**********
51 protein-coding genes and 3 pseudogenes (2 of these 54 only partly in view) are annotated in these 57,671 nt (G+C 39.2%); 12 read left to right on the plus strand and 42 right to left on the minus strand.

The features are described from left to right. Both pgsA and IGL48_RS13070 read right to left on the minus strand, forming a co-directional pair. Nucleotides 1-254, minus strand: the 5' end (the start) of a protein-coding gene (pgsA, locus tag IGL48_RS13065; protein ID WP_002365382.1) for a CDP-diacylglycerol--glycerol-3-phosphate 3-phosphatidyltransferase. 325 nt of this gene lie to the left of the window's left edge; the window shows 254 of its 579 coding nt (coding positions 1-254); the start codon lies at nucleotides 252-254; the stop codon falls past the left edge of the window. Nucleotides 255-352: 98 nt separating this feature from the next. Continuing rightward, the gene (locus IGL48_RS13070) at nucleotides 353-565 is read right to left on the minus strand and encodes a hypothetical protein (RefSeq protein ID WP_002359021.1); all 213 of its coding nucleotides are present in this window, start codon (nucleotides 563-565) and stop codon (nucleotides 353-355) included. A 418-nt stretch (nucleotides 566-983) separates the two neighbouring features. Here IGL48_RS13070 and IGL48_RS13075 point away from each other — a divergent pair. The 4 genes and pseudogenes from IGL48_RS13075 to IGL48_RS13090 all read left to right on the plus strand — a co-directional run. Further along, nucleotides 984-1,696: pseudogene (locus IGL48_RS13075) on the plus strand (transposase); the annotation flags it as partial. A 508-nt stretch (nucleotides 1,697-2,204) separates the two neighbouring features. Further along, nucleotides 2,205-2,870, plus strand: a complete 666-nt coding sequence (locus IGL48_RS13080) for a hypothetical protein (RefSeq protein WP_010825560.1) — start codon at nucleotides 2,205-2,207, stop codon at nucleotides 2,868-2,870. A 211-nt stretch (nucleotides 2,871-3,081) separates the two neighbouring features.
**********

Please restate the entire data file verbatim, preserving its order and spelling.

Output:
51 protein-coding genes and 3 pseudogenes (2 of these 54 only partly in view) are annotated in these 57,671 nt (G+C 39.2%); 12 read left to right on the plus strand and 42 right to left on the minus strand.

The features are described from left to right. Both pgsA and IGL48_RS13070 read right to left on the minus strand, forming a co-directional pair. Nucleotides 1-254, minus strand: the 5' end (the start) of a protein-coding gene (pgsA, locus tag IGL48_RS13065; protein ID WP_002365382.1) for a CDP-diacylglycerol--glycerol-3-phosphate 3-phosphatidyltransferase. 325 nt of this gene lie to the left of the window's left edge; the window shows 254 of its 579 coding nt (coding positions 1-254); the start codon lies at nucleotides 252-254; the stop codon falls past the left edge of the window. Nucleotides 255-352: 98 nt separating this feature from the next. Continuing rightward, the gene (locus IGL48_RS13070) at nucleotides 353-565 is read right to left on the minus strand and encodes a hypothetical protein (RefSeq protein ID WP_002359021.1); all 213 of its coding nucleotides are present in this window, start codon (nucleotides 563-565) and stop codon (nucleotides 353-355) included. A 418-nt stretch (nucleotides 566-983) separates the two neighbouring features. Here IGL48_RS13070 and IGL48_RS13075 point away from each other — a divergent pair. The 4 genes and pseudogenes from IGL48_RS13075 to IGL48_RS13090 all read left to right on the plus strand — a co-directional run. Further along, nucleotides 984-1,696: pseudogene (locus IGL48_RS13075) on the plus strand (transposase); the annotation flags it as partial. A 508-nt stretch (nucleotides 1,697-2,204) separates the two neighbouring features. Further along, nucleotides 2,205-2,870, plus strand: a complete 666-nt coding sequence (locus IGL48_RS13080) for a hypothetical protein (RefSeq protein WP_010825560.1) — start codon at nucleotides 2,205-2,207, stop codon at nucleotides 2,868-2,870. A 211-nt stretch (nucleotides 2,871-3,081) separates the two neighbouring features.